DiSabatino was livid. "It was the people of this county who lost today,” she told me afterward. "It’s disgusting. You have a developer (Neal) gouging the county on the price for land, pitting neighbor against neighbor over who’s gotta pay for it. That must be the new business model. Why build the development when you can just get the county to pay you twice what it cost for the land? And the commissioners just stand there and vote for it. It makes me sick. Then they vote for capping the fees, when everyone knows the reasons are all phony. It’s a rigged game. You try and do what’s right and represent what’s best for the people of the county, but you just can’t win. This is a dark day in Manatee County."
It is indeed, and DiSabatino’s had her fill. She’s already announced that she won’t be seeking another term. You can’t blame her for having grown tired of fighting the good fight, maybe getting another commissioner or two to join her on a good cause once in a while, but never seeming to be able to flip the board in favor of the people when it counts. She knows that until more people also run for the right reasons and survive the developer-sponsored attacks to actually get into office, nothing will change, and she’ll be left to continue to bang her head against the wall.
Of course voters have the power to change all that by paying closer attention and then holding public officials accountable for their allegiances. But as many as 130,000 people will vote in a countywide commission race, and you’d be hard pressed to find 10 percent of that number who have any real grasp of issues like this one or even have any idea of the sort of power developers wield in our local government and how it affects them personally. Instead, most just look at whether there’s a D or an R next to the name and vote accordingly.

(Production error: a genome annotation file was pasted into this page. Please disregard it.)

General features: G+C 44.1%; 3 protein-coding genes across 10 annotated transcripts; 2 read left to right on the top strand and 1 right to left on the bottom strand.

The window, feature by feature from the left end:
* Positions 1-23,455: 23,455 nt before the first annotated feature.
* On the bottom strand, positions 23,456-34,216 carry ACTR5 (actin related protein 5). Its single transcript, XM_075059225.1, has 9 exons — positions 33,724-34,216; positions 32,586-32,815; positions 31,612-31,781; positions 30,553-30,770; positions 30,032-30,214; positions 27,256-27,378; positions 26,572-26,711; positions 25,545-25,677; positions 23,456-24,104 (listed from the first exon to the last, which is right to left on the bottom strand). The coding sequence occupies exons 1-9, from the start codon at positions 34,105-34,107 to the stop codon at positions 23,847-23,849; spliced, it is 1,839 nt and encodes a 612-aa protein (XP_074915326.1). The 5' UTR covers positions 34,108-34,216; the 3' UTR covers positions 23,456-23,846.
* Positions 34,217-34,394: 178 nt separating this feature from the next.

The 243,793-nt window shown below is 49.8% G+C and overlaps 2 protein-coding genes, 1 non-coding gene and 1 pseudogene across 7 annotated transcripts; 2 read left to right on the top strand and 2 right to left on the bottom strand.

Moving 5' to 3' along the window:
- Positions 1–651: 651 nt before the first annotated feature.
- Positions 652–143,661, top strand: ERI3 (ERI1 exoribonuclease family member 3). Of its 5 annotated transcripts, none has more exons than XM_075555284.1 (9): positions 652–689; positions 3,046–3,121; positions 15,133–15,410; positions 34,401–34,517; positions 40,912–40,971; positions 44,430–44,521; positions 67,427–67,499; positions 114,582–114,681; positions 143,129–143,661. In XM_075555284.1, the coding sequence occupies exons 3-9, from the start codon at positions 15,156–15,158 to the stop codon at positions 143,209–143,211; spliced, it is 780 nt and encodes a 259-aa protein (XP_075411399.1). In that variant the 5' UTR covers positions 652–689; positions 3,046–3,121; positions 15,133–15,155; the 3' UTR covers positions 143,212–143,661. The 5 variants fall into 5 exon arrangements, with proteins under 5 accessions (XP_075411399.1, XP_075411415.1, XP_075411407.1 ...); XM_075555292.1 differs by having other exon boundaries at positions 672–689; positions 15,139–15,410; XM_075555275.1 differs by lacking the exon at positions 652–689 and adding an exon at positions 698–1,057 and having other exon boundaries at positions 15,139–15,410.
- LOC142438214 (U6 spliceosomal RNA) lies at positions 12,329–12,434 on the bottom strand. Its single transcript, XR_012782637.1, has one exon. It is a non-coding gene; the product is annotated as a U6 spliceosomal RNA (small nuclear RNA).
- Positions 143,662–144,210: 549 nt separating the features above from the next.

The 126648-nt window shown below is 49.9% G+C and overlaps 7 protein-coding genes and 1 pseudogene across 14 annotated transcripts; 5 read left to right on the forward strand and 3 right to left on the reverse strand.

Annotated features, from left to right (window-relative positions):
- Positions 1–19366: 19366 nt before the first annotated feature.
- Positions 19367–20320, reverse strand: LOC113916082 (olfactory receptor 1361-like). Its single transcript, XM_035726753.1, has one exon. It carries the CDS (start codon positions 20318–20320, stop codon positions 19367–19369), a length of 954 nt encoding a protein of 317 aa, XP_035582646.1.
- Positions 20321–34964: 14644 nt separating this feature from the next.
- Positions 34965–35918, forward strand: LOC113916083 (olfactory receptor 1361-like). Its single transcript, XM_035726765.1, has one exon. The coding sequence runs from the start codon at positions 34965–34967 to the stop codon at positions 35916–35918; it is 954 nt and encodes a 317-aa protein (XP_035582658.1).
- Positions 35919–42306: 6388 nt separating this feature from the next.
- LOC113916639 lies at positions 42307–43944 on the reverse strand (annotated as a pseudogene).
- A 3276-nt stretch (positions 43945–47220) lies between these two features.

Developers know this, of course, which is why they funnel hundreds of thousands of dollars into the races to ensure there’s always at least four friendly votes who can send much more dough their way once they’ve gotten a seat at the dais. In 1949, George Orwell wrote in his seminal novel 1984 that all the power was with the proletarians, if they could only ever figure out how to use it. Seven decades later, it’s clear we haven’t.